Got some paint on the roof today! This was the big test, since it’s the first large panel I’ve painted that is supposed to be glossy and “perfect”. I shot three coats of PPG Concept Acrylic Urethane (DCC) which should be enough to allow me to cut and buff it later. I am very happy with the results. I only got one bug in it and a few specs of dust. Not too bad considering my paint-booth is just my shop with the big door open and the exhaust fan to my bicycle-size paint booth running for cross-ventilation. It worked decently… I’m glad I decided to do it this way instead of wasting a lot of time and money building a plastic tent contraption which may not have even yielded better results.
I ended up mixing up two batches of paint, because I wasn’t sure how much it was going to take. With 3 coats, I ended up using 18 ounces of paint plus the hardeners and reduces which made for a total of about 32 sprayable ounces. This also covered the bottom ledge of the roof just above the rear window with two coats. I went light (just one coat) on and below the drip rail because these areas get covered up by stainless trim and the rubber weatherstrip. I suppose I could have left it in bare primer, but I didn’t want to take any chances in case some tiny part of it is visible between trim pieces or something.
I used my Iwata LPH400-LV for it’s intended purpose for the first time doing this. Up until now, I’ve shot the other parts of the car (firewall, trunk) where it didn’t even really matter how my technique or gun settings were. This time it really mattered because I want (of course) the paint to come out as smooth as possible with no runs and good coverage. I read up in forums about what experienced painters were suggesting regarding the usage of this gun, plus watched a few Youtube videos. I ended up setting the pressure at the manufacturer recommended 16psi (I know, that’s low) with fan and fluid knobs turned wide open, with the gun about 5 inches from the surface, moving somewhat slowly. Worked out great! Not perfect… that’ll take practice, but I did get it to flow out pretty good. I did notice a decent amount of overspray was happening, which surprised me because I was under the impression that this gun didn’t perform like that, but my frame of reference is pretty limited so maybe it was just as it should be… I dunno, I’m a rookie!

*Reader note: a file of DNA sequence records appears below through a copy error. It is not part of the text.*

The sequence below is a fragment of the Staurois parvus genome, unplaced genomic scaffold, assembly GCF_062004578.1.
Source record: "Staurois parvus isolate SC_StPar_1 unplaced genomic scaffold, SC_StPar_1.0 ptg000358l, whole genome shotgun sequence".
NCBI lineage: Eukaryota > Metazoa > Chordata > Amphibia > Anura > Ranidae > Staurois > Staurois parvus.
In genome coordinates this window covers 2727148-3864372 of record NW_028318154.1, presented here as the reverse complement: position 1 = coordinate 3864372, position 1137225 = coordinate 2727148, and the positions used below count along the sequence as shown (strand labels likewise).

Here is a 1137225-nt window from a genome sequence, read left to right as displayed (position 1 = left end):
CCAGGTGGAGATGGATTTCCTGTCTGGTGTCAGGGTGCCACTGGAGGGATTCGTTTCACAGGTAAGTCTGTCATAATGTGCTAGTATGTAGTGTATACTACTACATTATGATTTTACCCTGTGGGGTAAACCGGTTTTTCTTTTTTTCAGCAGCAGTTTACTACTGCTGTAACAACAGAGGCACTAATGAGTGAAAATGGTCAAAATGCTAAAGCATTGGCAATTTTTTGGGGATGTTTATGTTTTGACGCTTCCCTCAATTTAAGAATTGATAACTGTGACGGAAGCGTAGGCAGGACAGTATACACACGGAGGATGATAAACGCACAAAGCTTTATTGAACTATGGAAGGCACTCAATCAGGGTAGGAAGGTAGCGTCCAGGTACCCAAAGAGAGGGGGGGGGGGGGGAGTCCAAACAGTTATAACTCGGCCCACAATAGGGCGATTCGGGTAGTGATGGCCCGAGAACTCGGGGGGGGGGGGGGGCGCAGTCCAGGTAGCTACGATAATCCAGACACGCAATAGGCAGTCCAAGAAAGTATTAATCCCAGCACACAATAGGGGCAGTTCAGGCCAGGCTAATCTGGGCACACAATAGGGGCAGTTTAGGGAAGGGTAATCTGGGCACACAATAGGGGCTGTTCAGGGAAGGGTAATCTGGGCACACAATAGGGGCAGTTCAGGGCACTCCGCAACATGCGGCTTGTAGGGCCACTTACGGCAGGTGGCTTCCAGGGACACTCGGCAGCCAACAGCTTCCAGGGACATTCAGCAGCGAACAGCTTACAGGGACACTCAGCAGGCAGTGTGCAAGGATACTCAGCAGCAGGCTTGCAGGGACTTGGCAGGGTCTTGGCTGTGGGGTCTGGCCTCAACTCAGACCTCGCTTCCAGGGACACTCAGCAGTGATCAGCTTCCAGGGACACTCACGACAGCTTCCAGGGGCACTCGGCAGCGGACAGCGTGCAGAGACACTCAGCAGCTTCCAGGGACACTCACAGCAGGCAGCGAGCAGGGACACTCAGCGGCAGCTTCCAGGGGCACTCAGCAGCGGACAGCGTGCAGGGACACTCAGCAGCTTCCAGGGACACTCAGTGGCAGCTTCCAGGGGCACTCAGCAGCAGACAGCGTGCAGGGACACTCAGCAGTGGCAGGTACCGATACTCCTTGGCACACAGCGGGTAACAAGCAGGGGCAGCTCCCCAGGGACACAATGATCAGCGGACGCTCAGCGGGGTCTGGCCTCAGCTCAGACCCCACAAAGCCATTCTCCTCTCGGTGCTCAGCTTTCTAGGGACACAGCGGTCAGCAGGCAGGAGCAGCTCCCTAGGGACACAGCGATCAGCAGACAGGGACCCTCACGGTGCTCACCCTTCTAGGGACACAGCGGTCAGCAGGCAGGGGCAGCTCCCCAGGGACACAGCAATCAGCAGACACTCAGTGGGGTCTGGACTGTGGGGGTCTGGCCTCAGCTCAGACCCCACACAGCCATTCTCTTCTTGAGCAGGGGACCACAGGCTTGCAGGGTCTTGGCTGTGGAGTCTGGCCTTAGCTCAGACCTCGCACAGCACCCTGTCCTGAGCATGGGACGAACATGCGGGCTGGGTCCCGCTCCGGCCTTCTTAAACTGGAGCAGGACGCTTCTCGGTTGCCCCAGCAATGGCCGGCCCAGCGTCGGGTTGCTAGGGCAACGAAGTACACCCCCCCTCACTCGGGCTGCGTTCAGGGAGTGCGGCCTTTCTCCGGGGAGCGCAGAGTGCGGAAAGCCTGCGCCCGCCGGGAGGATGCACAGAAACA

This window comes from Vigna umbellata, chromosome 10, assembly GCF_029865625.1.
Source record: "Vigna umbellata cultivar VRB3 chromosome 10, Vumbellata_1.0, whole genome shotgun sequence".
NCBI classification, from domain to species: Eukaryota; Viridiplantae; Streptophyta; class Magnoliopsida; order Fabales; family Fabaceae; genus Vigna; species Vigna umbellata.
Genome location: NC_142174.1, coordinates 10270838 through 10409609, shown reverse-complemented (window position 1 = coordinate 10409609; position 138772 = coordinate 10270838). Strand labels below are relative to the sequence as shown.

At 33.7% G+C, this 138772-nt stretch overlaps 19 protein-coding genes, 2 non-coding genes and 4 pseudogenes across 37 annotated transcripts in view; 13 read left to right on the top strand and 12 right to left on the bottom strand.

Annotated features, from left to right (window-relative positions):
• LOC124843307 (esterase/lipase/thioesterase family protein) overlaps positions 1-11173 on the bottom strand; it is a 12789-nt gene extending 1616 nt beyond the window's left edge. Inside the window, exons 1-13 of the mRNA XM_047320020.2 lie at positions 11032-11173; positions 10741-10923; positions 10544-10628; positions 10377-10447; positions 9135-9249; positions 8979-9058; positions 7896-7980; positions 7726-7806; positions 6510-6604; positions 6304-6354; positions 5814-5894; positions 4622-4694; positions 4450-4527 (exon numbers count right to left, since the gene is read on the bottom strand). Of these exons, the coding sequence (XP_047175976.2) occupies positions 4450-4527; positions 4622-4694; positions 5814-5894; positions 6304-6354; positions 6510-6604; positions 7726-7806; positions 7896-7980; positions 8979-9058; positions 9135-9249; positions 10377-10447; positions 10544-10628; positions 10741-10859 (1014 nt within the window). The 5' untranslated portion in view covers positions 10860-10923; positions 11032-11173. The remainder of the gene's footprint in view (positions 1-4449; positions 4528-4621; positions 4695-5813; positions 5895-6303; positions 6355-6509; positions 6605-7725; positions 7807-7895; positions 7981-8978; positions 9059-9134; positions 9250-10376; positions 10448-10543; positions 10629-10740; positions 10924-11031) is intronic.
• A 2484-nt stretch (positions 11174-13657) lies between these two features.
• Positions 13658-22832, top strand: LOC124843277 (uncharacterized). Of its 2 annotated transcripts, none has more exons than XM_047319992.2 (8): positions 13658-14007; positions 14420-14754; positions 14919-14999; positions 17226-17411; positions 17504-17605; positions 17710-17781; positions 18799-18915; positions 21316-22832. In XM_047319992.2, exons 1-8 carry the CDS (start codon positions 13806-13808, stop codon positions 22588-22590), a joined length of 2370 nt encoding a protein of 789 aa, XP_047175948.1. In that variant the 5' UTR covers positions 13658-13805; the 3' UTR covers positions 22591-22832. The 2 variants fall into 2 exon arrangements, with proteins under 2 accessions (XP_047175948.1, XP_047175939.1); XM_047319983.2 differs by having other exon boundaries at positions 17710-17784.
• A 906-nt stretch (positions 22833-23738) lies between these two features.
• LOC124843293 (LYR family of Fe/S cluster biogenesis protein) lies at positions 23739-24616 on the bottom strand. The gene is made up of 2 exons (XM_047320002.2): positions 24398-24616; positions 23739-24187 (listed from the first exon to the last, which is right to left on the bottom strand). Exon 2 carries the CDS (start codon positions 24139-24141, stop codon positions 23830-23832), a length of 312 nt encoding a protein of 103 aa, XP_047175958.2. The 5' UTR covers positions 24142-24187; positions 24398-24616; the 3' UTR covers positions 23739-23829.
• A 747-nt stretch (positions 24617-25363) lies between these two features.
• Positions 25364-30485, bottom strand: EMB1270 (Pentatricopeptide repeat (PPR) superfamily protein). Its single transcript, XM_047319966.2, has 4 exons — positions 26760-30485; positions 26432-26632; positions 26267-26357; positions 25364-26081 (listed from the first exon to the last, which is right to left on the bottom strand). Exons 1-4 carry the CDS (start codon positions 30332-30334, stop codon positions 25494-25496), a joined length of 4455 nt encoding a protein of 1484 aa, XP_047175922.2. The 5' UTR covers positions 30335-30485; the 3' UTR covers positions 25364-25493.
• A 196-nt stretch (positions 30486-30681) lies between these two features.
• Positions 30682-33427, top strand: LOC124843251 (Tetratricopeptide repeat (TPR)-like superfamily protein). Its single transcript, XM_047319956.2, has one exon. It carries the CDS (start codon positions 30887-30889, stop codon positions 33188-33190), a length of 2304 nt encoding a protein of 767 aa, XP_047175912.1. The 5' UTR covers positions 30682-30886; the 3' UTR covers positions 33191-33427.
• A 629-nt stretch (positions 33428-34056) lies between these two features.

Should I color sand it and buff soon? Many pro’s suggest doing this asap before the paint gets too hard. If you wait too long, it is much more difficult to sand and buff… but, I dunno…. I am in no hurry, and honestly I’d rather take it slow and not risk sanding through or having the paint shrink back and dull-out after a while because I was in too big of a hurry.